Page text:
Discoveries of Maria Montessori

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2. What are the discoveries of Dr. Maria Montessori ?

Dr. Maria Montessori was a keen observer of children. She used her observational and experimental proclivities from her medical background to develop, what we might today call, a Constructivist understanding of the process of learning. She studied them scientifically. If she saw some unusual behavior in a child, she would say,”I won’t believe it now, I shall if it happens again”. She studied the conditions in which the children would perform those actions. She thought education always involved three elements: The learner, the Prepared Environment, and the Trained Adult. The basic areas in which she gave importance was freedom, independence, respect and responsibility. She believed that the child constructs knowledge from experiencing the world. Learning, she said, was not something that needed to be forced or motivated. Instead, learning is something that humans do naturally. The early years especially are ones of great mental growth. Throughout the early years of life, the child absorbs impressions from the world around him. Not with his mind, but with his life. She recognized that children go through certain phases during which they learn more easily than at any other time in their lives. This innate potential to learn is dependent upon a loving environment that encourages the active pursuit of knowledge. The child should be given the freedom to do his work and must be given the respect for the child as an individual. The behavioral change shown to respect and freedom is very eminent Dr. Montessori's developmentally-appropriate approach to learning is designed to fit each child instead of making each child fit into a preset program. She believed that learning should take place in multi-aged classrooms where children who are at various stages of development can learn from and with each other. This learning should take place in a non-competitive atmosphere in order for each child to develop at his/her own speed. Dr. Montessori observed that the best way for young children to learn is by active, hands-on experiences. She developed the idea of the prepared environment, where the classroom contains a wide variety of cognitive materials that foster learning in numerous areas. The purpose of the materials is not just to impart knowledge to children, but rather to provide them with stimuli that capture their attention and initiate a process of concentration. She was compelled to believe that the children love to do constructive work proved it suited their age and the stage of development. She observed that they worked with great interest and repeated the activities on their own volition to reach a stage of concentration.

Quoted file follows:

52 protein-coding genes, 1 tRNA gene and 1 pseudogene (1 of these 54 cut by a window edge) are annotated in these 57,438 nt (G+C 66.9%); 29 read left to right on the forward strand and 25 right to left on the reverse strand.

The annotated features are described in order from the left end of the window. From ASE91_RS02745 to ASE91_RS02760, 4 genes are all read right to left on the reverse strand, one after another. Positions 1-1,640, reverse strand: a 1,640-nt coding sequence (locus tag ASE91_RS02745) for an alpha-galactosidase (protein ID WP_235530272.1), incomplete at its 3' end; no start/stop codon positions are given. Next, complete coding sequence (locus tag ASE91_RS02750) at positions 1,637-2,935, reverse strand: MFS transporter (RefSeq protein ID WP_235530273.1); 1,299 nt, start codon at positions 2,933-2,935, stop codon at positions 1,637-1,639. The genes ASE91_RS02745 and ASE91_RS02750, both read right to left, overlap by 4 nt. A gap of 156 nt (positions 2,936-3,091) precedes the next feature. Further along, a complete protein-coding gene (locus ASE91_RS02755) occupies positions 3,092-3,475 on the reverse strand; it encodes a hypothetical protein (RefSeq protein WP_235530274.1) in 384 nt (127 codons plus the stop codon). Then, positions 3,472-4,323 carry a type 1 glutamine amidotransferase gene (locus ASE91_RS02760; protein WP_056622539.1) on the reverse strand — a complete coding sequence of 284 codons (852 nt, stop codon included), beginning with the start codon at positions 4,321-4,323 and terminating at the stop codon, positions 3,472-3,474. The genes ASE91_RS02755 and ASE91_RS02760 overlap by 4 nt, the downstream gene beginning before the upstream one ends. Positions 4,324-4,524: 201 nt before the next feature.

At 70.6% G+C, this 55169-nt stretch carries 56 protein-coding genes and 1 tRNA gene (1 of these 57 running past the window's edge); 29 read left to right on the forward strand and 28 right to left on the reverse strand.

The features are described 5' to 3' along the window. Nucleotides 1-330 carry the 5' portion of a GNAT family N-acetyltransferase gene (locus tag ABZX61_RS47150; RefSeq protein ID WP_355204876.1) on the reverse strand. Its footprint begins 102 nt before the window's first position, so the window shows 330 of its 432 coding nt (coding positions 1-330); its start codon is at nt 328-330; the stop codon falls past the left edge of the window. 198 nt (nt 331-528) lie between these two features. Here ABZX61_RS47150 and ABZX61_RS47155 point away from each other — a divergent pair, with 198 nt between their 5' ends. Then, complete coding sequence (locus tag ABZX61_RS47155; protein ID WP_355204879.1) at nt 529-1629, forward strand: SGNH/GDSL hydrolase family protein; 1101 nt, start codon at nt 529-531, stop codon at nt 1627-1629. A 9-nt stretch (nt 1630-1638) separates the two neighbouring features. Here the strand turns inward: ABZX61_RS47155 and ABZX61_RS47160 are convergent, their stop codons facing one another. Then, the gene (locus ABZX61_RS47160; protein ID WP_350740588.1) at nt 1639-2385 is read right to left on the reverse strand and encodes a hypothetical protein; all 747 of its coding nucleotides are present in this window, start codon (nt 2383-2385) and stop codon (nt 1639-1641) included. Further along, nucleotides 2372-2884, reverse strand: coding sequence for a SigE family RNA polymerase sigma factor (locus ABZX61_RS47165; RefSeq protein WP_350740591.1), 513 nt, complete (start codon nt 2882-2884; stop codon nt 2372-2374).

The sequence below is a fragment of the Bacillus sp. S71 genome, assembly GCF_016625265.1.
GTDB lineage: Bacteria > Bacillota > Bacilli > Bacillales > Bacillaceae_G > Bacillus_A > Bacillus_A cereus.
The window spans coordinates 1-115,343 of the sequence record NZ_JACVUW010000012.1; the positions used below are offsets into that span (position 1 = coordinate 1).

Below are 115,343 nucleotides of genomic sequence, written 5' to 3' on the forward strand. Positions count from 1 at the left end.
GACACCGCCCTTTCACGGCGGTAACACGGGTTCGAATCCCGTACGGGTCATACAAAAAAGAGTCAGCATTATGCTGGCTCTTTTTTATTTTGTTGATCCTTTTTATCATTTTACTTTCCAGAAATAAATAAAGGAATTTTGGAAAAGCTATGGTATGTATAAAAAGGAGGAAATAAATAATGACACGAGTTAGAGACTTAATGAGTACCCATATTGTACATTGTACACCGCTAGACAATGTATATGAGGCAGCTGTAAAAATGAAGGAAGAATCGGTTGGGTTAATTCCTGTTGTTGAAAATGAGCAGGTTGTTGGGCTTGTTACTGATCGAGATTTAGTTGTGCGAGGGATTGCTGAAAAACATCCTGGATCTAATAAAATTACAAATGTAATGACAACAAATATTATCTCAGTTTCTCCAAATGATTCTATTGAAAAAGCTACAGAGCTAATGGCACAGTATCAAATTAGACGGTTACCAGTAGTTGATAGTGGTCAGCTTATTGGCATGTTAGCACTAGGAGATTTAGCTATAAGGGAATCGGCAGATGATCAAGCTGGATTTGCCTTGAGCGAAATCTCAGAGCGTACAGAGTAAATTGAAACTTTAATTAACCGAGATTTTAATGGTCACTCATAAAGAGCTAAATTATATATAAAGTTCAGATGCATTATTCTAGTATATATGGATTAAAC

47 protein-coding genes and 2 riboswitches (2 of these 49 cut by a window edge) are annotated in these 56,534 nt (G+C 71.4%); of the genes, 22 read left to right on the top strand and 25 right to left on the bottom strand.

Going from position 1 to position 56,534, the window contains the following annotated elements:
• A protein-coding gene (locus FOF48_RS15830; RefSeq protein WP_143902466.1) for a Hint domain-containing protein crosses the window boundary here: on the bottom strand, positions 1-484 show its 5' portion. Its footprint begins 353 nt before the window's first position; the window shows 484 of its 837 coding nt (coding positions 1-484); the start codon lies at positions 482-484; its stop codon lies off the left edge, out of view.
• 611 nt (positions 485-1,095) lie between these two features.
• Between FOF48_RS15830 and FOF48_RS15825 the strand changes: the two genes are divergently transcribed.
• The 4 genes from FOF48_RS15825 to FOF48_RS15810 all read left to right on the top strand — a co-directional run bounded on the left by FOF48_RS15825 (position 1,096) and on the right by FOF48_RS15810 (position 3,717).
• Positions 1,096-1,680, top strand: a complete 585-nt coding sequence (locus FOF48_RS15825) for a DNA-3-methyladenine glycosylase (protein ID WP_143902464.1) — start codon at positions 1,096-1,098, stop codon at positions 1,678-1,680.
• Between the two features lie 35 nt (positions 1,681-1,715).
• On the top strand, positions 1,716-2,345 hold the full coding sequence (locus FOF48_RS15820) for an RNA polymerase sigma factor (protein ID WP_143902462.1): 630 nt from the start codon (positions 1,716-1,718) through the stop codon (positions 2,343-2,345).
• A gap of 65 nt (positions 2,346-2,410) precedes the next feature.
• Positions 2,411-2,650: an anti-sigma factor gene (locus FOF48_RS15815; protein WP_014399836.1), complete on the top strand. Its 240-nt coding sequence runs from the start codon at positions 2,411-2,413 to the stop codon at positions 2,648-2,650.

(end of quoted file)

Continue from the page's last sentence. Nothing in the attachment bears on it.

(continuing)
Montessori saw two streams of energy within the young child. The first is the physical energy of the body expended in voluntary movement. And the second is mental energy: the energy of intellect and will. She felt that these two streams of energy are often separated by the forces of modern life. And children who are not helped to unite them tend to move aimlessly and clumsily and have unfocused thought patterns.

A unification of mental and physical energies comes about when a child becomes absorbed in work. Montessori called this “normalization.” And concentration, she said, was the key. The carefully prepared environment in the Montessori schools provide the opportunity for children to grow intellectually and emotionally. She decided to follow the child. Thanks to the revelations and the freedom she allowed to the children she was able to discover several aspects of the child and childhood. With her scientific approach of mind she tested whether every child in similar opportunities and similar conditions would manifest the same types of behavior. She tested these again and again and after twenty two years of such experimentation Dr. Montessori could say that she had found a method of helping children in their educational pursuits. Thus came...
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